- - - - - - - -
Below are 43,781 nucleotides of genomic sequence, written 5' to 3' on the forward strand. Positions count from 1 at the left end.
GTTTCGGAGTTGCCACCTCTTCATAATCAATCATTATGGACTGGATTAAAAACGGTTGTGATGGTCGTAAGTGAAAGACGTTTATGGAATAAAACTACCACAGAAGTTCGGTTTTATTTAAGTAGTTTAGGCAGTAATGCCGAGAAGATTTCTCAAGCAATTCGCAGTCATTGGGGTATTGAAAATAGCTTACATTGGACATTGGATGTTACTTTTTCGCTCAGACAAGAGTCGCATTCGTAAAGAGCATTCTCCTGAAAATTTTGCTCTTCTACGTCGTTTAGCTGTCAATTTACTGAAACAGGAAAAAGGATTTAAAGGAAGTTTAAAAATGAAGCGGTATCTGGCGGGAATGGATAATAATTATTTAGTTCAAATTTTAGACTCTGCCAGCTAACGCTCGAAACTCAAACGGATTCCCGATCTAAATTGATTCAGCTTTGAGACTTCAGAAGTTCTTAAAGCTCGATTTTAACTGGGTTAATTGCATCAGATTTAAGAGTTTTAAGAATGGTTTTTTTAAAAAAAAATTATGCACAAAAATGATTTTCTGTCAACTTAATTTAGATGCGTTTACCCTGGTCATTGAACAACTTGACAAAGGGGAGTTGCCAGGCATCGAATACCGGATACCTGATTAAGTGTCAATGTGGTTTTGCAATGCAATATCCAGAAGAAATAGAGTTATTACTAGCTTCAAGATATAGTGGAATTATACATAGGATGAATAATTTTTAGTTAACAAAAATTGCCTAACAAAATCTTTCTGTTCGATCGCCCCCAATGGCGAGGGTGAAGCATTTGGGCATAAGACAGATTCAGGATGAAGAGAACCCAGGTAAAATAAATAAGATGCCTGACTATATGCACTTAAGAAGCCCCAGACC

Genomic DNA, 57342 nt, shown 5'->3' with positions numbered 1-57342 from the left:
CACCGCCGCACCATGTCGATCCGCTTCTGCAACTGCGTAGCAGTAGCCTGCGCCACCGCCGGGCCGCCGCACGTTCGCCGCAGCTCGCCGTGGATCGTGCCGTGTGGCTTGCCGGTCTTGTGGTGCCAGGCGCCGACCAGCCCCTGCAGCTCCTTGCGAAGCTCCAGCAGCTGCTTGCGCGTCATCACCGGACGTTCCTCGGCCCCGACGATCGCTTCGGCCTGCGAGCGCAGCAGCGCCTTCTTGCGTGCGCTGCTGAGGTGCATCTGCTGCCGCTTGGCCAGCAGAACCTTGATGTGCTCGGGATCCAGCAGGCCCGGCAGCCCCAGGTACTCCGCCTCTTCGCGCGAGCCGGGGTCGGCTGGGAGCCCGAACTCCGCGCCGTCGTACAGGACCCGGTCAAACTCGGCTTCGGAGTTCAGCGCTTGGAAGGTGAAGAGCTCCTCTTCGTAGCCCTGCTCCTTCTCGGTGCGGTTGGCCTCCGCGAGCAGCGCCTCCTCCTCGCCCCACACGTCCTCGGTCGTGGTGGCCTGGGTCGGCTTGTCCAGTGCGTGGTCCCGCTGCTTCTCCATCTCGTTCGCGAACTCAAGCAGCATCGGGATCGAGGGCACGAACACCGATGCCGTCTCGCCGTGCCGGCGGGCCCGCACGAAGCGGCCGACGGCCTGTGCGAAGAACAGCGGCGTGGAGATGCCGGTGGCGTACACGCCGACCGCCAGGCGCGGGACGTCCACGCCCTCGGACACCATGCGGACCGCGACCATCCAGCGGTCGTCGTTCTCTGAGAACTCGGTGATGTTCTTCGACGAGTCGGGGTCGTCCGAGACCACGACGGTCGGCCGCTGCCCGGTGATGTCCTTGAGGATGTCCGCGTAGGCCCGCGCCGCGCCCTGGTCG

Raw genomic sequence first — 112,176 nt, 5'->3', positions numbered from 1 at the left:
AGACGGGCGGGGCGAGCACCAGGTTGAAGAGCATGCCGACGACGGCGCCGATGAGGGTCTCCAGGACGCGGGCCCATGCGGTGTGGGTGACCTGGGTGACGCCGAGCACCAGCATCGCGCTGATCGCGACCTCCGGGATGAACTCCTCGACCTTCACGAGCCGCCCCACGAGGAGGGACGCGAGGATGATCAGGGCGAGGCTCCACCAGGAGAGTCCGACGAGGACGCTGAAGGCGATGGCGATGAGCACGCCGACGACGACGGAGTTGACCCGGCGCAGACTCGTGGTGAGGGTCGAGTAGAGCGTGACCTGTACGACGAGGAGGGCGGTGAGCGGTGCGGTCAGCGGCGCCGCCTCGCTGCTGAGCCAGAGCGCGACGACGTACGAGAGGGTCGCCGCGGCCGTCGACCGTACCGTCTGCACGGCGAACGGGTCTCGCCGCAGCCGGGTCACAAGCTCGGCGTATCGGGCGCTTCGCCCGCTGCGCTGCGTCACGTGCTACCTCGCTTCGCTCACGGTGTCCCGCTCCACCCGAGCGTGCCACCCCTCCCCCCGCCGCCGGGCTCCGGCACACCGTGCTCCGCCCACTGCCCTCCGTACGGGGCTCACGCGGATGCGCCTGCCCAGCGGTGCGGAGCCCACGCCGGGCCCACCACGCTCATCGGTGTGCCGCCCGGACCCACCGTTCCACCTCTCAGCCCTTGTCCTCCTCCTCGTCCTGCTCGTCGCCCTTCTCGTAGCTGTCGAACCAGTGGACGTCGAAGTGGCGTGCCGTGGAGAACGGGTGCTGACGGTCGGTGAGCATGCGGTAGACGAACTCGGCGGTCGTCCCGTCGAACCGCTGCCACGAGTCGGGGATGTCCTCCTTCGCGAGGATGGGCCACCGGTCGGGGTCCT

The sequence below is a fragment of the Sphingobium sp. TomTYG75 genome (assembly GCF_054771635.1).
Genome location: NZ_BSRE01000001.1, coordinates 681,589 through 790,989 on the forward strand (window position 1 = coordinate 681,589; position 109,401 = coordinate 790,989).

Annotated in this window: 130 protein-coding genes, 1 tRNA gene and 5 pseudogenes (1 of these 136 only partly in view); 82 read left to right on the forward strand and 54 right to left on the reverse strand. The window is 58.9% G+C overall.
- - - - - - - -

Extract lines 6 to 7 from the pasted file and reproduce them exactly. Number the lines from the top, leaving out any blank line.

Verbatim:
AGACGGGCGGGGCGAGCACCAGGTTGAAGAGCATGCCGACGACGGCGCCGATGAGGGTCTCCAGGACGCGGGCCCATGCGGTGTGGGTGACCTGGGTGACGCCGAGCACCAGCATCGCGCTGATCGCGACCTCCGGGATGAACTCCTCGACCTTCACGAGCCGCCCCACGAGGAGGGACGCGAGGATGATCAGGGCGAGGCTCCACCAGGAGAGTCCGACGAGGACGCTGAAGGCGATGGCGATGAGCACGCCGACGACGACGGAGTTGACCCGGCGCAGACTCGTGGTGAGGGTCGAGTAGAGCGTGACCTGTACGACGAGGAGGGCGGTGAGCGGTGCGGTCAGCGGCGCCGCCTCGCTGCTGAGCCAGAGCGCGACGACGTACGAGAGGGTCGCCGCGGCCGTCGACCGTACCGTCTGCACGGCGAACGGGTCTCGCCGCAGCCGGGTCACAAGCTCGGCGTATCGGGCGCTTCGCCCGCTGCGCTGCGTCACGTGCTACCTCGCTTCGCTCACGGTGTCCCGCTCCACCCGAGCGTGCCACCCCTCCCCCCGCCGCCGGGCTCCGGCACACCGTGCTCCGCCCACTGCCCTCCGTACGGGGCTCACGCGGATGCGCCTGCCCAGCGGTGCGGAGCCCACGCCGGGCCCACCACGCTCATCGGTGTGCCGCCCGGACCCACCGTTCCACCTCTCAGCCCTTGTCCTCCTCCTCGTCCTGCTCGTCGCCCTTCTCGTAGCTGTCGAACCAGTGGACGTCGAAGTGGCGTGCCGTGGAGAACGGGTGCTGACGGTCGGTGAGCATGCGGTAGACGAACTCGGCGGTCGTCCCGTCGAACCGCTGCCACGAGTCGGGGATGTCCTCCTTCGCGAGGATGGGCCACCGGTCGGGGTCCT

The sequence below is a fragment of the Sphingobium sp. TomTYG75 genome (assembly GCF_054771635.1).